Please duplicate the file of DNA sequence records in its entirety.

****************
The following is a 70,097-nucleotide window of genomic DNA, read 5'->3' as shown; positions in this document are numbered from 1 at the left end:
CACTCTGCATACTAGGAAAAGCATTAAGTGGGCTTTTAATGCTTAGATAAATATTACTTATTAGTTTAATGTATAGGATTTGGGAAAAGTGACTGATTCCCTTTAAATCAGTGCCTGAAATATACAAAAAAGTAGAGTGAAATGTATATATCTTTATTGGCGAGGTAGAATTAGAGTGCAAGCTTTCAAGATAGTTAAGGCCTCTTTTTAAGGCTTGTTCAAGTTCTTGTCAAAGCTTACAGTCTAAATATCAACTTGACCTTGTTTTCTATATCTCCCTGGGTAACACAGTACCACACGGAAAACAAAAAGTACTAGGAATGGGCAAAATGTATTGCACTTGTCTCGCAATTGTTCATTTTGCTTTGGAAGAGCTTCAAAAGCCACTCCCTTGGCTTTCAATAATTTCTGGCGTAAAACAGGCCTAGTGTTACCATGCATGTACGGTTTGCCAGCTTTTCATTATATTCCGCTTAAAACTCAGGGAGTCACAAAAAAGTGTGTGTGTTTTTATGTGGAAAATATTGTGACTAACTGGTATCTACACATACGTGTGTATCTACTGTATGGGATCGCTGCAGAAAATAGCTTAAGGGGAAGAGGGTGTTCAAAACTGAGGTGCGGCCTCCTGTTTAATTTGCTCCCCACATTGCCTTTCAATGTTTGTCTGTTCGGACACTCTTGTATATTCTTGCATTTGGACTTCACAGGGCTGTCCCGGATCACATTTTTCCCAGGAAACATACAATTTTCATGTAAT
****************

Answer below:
The following is a 70,097-nucleotide window of genomic DNA, read 5'->3' as shown; positions in this document are numbered from 1 at the left end:
CACTCTGCATACTAGGAAAAGCATTAAGTGGGCTTTTAATGCTTAGATAAATATTACTTATTAGTTTAATGTATAGGATTTGGGAAAAGTGACTGATTCCCTTTAAATCAGTGCCTGAAATATACAAAAAAGTAGAGTGAAATGTATATATCTTTATTGGCGAGGTAGAATTAGAGTGCAAGCTTTCAAGATAGTTAAGGCCTCTTTTTAAGGCTTGTTCAAGTTCTTGTCAAAGCTTACAGTCTAAATATCAACTTGACCTTGTTTTCTATATCTCCCTGGGTAACACAGTACCACACGGAAAACAAAAAGTACTAGGAATGGGCAAAATGTATTGCACTTGTCTCGCAATTGTTCATTTTGCTTTGGAAGAGCTTCAAAAGCCACTCCCTTGGCTTTCAATAATTTCTGGCGTAAAACAGGCCTAGTGTTACCATGCATGTACGGTTTGCCAGCTTTTCATTATATTCCGCTTAAAACTCAGGGAGTCACAAAAAAGTGTGTGTGTTTTTATGTGGAAAATATTGTGACTAACTGGTATCTACACATACGTGTGTATCTACTGTATGGGATCGCTGCAGAAAATAGCTTAAGGGGAAGAGGGTGTTCAAAACTGAGGTGCGGCCTCCTGTTTAATTTGCTCCCCACATTGCCTTTCAATGTTTGTCTGTTCGGACACTCTTGTATATTCTTGCATTTGGACTTCACAGGGCTGTCCCGGATCACATTTTTCCCAGGAAACATACAATTTTCATGTAAT